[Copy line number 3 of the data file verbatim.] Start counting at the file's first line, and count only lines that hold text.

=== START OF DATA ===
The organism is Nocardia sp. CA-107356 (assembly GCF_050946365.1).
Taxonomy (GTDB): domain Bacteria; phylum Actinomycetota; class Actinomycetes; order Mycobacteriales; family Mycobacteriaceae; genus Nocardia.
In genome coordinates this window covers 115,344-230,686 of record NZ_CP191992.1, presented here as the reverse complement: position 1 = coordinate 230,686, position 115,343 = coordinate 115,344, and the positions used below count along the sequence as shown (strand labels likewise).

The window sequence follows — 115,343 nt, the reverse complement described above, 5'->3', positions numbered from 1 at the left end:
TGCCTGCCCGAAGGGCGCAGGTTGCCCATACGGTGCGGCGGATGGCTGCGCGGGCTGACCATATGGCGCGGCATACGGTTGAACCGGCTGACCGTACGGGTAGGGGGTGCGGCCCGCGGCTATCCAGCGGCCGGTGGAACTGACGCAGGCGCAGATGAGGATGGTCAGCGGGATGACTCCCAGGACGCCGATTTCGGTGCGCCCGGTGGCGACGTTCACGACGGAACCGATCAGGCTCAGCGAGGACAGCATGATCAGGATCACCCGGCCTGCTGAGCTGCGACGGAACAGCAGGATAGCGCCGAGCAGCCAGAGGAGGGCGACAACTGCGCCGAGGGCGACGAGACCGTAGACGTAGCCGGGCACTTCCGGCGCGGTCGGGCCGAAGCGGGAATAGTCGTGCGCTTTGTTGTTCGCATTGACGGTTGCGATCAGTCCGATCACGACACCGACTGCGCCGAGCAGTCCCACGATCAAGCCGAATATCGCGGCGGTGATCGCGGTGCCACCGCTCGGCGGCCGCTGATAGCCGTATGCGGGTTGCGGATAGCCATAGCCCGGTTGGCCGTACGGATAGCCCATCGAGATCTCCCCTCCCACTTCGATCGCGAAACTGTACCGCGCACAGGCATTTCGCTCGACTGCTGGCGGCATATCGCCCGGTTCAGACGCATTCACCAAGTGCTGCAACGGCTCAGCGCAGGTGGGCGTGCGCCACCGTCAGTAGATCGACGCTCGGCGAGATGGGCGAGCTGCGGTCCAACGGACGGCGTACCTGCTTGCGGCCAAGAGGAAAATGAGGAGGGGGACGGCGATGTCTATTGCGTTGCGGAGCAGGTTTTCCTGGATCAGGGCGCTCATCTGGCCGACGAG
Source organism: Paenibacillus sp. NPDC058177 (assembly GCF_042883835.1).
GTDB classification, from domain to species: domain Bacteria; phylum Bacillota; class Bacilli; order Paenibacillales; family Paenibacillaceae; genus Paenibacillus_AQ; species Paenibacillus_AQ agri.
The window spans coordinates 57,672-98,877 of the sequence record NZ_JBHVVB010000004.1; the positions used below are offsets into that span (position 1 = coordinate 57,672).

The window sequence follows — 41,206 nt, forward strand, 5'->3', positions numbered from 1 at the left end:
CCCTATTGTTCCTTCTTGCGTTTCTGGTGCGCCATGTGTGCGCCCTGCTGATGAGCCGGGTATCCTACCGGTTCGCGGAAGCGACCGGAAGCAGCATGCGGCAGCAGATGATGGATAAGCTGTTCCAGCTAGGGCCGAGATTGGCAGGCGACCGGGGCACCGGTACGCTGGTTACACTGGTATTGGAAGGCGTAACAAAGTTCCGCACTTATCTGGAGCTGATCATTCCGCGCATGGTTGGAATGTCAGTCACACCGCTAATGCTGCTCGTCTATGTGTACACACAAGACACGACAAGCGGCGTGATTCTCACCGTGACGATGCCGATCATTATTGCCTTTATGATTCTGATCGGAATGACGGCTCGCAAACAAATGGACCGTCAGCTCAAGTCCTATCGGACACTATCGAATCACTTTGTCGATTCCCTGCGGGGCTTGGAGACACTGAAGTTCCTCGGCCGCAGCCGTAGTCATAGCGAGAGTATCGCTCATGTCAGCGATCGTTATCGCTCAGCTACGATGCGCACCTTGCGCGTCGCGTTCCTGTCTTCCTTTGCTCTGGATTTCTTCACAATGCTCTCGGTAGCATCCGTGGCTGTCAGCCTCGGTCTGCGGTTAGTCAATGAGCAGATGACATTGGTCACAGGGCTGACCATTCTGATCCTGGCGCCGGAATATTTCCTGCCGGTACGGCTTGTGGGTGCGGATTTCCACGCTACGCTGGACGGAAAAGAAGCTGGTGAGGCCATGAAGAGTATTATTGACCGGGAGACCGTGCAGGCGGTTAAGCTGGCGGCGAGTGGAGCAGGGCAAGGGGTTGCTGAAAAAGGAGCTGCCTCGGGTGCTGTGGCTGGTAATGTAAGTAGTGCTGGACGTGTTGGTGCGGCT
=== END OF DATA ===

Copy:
In genome coordinates this window covers 115,344-230,686 of record NZ_CP191992.1, presented here as the reverse complement: position 1 = coordinate 230,686, position 115,343 = coordinate 115,344, and the positions used below count along the sequence as shown (strand labels likewise).